In my desire to more fully engage as an artist I have joined an artists alliance that is affiliated with a local museum here in Southern California. Apparently, once a quarter, its members gather with one piece of their work and a group critique ensues.
Strikes terror in my heart frankly.
Nonetheless I have decided to attend. I have a fair number of paintings to choose from but most tend to be rather large. Fortunately I have been working on three smaller paintings, one of which is 95% complete, it is calledPeregrino de la Rosa- Pilgrim of the Rose.
Peregrino de la Rosa
oil on canvas
24 by 30 inches
The painting started out, as I posted on the following link, as a small sketch cobbled together after being inspired by my dear friend Rosa’ s nocturnal wanderings-spiritual development and a trinity of owls being major themes, the link provides more detail. But as I painted and explored I better understood the personal significance , hence my pilgrim is no longer a woman but instead one of my idealized
Poussin inspired heroes.
I have come to see this image as a moment of decision at a crossroads, one in which I find myself. Our pilgrim has encountered a shaman like figure and is offered two paths, the more obvious one and the more furtive one, which will he take? I find myself still struggling with this persistent question : steeling my nerves and going forward with formal training or staying on the familiar and frankly often frustrating path of self discovery. This group critique is an opportunity for me to poke my head out of the hermitage and perhaps explore options.
Detail of my peregrino
On an aesthetic level I’m happy with the tone and coloring of this painting. The underpainting was done in a very warm monochrome, essentially Indian Yellow. I’m pleased the painting retained the warmth.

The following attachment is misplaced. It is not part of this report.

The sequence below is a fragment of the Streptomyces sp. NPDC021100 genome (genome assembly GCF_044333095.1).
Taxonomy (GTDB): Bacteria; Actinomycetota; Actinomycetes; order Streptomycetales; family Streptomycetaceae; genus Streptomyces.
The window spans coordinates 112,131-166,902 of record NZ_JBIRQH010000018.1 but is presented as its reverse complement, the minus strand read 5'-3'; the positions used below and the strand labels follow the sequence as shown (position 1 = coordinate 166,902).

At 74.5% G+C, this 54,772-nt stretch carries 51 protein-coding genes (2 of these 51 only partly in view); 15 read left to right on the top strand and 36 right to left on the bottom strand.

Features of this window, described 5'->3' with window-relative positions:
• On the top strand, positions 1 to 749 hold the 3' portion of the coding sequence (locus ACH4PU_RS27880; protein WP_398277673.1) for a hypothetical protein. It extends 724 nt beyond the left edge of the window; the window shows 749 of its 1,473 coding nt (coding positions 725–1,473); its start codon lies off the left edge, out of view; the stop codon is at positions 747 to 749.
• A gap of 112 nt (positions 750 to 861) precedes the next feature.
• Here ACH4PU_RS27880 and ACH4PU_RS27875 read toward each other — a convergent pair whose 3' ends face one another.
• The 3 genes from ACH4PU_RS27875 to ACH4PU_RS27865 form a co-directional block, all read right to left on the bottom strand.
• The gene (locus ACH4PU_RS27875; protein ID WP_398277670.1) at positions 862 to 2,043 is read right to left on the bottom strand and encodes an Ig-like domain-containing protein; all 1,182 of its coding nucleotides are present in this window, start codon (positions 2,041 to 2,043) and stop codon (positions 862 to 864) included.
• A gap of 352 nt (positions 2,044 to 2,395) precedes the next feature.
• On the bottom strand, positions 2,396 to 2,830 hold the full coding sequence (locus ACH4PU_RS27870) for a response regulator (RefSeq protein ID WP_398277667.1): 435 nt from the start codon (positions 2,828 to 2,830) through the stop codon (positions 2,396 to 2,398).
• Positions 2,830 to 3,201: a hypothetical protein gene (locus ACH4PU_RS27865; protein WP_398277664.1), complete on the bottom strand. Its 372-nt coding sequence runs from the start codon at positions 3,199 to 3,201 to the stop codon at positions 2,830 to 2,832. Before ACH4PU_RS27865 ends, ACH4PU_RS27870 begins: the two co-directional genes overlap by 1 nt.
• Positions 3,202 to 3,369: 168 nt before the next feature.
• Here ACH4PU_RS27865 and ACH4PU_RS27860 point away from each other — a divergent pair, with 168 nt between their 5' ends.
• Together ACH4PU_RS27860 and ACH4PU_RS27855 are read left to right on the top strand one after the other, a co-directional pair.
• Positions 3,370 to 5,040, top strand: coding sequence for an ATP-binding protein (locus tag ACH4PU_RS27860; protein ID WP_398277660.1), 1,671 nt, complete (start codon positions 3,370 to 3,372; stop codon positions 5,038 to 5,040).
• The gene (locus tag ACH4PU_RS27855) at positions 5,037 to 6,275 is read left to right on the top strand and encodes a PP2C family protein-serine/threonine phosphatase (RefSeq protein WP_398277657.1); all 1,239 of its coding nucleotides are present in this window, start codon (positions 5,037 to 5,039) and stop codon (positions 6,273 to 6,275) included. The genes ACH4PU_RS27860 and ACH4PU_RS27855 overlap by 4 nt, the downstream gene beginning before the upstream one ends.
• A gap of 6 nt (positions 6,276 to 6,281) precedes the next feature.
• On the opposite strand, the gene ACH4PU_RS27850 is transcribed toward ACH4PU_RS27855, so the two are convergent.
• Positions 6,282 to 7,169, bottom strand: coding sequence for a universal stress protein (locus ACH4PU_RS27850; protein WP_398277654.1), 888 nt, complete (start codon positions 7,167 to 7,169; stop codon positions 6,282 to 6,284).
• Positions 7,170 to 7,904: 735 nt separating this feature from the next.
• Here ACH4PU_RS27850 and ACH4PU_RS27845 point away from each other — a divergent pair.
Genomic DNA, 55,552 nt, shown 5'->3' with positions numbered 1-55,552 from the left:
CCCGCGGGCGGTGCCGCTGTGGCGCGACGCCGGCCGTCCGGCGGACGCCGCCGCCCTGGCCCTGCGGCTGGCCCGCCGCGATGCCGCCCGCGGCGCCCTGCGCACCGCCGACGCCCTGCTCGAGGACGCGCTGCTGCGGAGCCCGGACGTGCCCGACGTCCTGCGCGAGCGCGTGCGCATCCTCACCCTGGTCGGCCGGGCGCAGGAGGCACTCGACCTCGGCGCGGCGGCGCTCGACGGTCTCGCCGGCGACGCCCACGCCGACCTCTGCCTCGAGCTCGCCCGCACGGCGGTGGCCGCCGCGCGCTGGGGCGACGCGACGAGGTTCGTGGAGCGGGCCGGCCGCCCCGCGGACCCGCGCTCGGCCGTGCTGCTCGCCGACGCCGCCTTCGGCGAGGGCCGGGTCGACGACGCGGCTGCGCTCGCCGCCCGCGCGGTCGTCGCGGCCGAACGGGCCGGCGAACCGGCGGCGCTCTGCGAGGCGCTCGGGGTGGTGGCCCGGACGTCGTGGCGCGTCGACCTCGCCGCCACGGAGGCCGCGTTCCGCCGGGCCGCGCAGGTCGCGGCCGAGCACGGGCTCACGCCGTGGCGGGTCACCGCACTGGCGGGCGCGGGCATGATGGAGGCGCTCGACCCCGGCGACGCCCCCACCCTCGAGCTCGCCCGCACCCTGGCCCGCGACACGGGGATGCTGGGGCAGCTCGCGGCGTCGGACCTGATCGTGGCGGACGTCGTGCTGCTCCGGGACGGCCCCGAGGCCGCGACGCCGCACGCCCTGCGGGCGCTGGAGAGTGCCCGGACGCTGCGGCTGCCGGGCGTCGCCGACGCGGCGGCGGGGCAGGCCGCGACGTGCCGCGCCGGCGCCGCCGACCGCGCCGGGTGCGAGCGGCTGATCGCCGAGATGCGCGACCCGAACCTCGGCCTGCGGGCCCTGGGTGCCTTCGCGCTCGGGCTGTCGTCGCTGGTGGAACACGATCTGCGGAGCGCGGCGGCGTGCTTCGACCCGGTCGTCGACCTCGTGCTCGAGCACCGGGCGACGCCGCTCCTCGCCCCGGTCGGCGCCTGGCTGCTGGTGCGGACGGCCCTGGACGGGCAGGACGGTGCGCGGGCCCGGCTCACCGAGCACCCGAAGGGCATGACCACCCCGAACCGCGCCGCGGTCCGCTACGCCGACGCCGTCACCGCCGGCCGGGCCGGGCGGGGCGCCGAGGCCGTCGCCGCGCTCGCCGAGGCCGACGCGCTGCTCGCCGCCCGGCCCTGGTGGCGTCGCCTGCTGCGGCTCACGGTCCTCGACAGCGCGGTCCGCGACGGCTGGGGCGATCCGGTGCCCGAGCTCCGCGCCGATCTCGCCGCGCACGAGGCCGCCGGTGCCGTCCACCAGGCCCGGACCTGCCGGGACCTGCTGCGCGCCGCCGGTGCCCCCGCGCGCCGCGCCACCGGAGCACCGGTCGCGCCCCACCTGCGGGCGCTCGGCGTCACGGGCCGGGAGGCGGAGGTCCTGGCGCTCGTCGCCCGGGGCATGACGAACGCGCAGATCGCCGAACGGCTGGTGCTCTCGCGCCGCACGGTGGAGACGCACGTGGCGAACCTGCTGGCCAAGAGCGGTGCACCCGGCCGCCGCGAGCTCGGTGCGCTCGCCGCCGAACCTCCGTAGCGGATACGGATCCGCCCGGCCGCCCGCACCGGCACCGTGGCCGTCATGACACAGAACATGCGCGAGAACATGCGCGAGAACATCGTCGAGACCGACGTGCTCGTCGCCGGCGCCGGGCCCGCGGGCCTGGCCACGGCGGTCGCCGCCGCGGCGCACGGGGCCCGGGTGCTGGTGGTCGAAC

As I mentioned the painting is very close to completion, some noodling about with finicky details and further shadows and light but essentially finished. The critique is early this evening and I want the painting to be at least tacky dry for transport so I will hold off fussing until tomorrow.
I was out of the studio yesterday for a wonderful reasons, two friends who we have loved for years, Victor and his incredible wife Claire, were in San Diego for a conference. We know are friends from our time spent in Pittsburgh, David and Victor were in the same doctoral program. As lovely as Pittsburgh is, and it truly is, they do not have cacti. San Diego has them in abundance, and this weekend they were showing off. I snapped a few images, I’m not a botanist or a photographer so I must be forgiven for the quality and lack of identification. All I can do is create a memento of a lovely time with dear friends.
I love the wee little bees
Sometimes I wonder where my ideas come from, but some are rather
I’m going to miss my friends, such a bright memory that I will treasure.
The following is a wonderful image taken by Claire, I just love it.